Recreational marine: The rebound continues
The National Marine Manufacturers Assn. reports that 2016 was the best in 10 years for the sales of new personal watercraft, while the market for used boats approached an all-time high.
The recreational marine industry has recovered nicely from its 2009 nadir during the Great Recession. (Photo source: Scott Bader.)
No composites end market was hit harder by the Great Recession than recreational marine, but memories of those dark days are rapidly fading. Indeed, in the US, the National Marine Manufacturers Assn. (NMMA, Chicago, IL, US) reports that 2016 was the best in 10 years for the sales of new personal watercraft, while the market for used boats approached an all-time high.
NMMA’s 2016 Recreational Boating Statistical Abstract reports that US sales of all boats, marine products and services totaled $36 billion, which was a 3.2% increase over 2015. Overall sales of new powerboats in 2016 increased 6%, for a total of 247,800 boats sold, with similar growth expected in 2017 and 2018. Outboard boat sales, which represent 85% of new powerboat sales, were up 6.1% in 2016 to 160,900 units.
This is a far cry from the nadir of the US recreational marine market, in 2009, when just 153,500 new powerboats were sold — less than new outboard boat sales alone in 2016. Indeed, 2016 sales figures are approaching those not seen since 2007, when 267,300 new powerboats were sold.
“Economic factors, including an improving housing market, higher employment, strong consumer confidence, and growing disposable income, are creating a golden age for the country’s recreational boating industry,” says Thom Dammrich, president of NMMA. “Summer is a busy selling season for our industry, and we expect steady growth to continue across most boat categories through 2017—and into 2018—to keep up with the acceleration in demand for new boats.”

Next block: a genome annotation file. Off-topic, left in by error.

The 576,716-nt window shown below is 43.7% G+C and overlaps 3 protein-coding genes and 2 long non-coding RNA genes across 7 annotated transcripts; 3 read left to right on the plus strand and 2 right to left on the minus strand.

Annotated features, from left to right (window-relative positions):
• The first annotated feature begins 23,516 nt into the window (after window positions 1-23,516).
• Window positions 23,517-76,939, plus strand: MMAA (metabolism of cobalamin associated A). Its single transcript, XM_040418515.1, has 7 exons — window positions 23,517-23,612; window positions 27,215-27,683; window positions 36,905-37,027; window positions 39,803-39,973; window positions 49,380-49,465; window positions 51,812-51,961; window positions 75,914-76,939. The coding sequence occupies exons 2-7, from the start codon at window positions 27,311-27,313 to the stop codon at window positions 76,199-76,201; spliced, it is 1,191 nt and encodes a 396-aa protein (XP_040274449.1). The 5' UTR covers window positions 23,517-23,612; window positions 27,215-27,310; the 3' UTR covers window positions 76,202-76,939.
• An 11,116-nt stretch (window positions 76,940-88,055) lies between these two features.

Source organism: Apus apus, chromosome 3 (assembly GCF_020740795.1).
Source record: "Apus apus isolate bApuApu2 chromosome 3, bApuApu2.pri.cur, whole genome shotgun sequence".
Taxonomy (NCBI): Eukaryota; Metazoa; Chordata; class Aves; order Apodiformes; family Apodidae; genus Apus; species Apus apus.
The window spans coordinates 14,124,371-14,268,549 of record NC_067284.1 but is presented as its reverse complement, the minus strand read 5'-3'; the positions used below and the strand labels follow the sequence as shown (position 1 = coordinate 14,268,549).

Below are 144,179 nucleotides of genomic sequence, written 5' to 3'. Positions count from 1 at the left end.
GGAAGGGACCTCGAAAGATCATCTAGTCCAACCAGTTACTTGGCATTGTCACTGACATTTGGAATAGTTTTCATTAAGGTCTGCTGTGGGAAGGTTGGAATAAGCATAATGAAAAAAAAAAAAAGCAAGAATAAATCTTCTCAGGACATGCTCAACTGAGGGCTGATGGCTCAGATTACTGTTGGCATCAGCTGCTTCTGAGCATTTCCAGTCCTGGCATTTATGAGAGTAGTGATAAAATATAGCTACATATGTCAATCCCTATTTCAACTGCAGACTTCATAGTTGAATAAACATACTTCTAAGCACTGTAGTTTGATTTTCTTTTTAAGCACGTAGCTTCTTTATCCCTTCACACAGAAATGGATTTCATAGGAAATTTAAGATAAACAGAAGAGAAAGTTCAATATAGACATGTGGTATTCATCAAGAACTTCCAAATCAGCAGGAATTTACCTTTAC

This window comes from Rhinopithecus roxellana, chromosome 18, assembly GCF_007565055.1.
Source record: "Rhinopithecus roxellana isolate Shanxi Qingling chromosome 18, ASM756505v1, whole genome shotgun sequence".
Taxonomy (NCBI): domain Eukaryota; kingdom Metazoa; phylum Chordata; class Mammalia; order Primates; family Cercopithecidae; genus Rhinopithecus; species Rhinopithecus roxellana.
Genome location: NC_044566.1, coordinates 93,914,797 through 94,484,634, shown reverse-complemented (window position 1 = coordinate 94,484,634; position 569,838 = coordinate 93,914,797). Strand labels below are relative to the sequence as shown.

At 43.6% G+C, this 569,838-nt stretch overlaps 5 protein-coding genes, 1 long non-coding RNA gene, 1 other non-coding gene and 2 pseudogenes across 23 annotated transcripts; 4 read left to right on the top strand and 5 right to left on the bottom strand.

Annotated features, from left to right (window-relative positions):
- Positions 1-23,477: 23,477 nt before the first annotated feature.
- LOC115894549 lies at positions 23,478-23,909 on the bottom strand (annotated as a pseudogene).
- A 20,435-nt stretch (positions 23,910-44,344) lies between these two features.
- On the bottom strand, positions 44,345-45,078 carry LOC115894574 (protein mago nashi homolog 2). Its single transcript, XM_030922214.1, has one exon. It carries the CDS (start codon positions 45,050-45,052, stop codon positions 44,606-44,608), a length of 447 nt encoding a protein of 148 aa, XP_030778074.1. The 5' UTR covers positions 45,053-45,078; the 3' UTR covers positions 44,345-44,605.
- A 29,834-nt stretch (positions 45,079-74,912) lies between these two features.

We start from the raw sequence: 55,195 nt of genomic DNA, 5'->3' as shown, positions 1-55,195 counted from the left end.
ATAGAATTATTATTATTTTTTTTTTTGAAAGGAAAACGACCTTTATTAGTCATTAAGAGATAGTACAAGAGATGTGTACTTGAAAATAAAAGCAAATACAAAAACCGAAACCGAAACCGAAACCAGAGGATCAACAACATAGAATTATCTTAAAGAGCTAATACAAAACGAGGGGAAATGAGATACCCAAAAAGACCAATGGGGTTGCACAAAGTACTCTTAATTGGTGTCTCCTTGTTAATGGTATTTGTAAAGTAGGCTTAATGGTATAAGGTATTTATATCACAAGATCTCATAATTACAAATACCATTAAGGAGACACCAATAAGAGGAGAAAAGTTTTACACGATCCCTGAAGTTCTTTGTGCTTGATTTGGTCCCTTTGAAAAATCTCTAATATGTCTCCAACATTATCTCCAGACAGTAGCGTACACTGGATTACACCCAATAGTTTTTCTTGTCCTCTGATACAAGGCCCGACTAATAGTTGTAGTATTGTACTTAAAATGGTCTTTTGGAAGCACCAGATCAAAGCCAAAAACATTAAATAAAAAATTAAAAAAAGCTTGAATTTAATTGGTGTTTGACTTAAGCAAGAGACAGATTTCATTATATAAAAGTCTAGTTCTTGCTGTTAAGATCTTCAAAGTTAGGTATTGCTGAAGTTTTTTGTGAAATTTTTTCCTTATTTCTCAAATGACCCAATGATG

And if you’re worried that unit sales, although better, still lag the go-go days of the early 2000s when the industry was selling close to 300,000 craft year, Dammrich says not to fret. He notes that watercraft today, on average, are larger and more expensive than they were 15 years ago. As a result, although the unit total might be relatively low, the overall value of the market ($36 billion in 2016) is relatively high, and is expected to remain so, minus another recession or other shock to the system.
Perhaps most surprising in the NMMA report was the number of pre-owned boats sold in 2016: 981,600. This is among the most pre-owned boat sales for any year dating back to prior to 2000.
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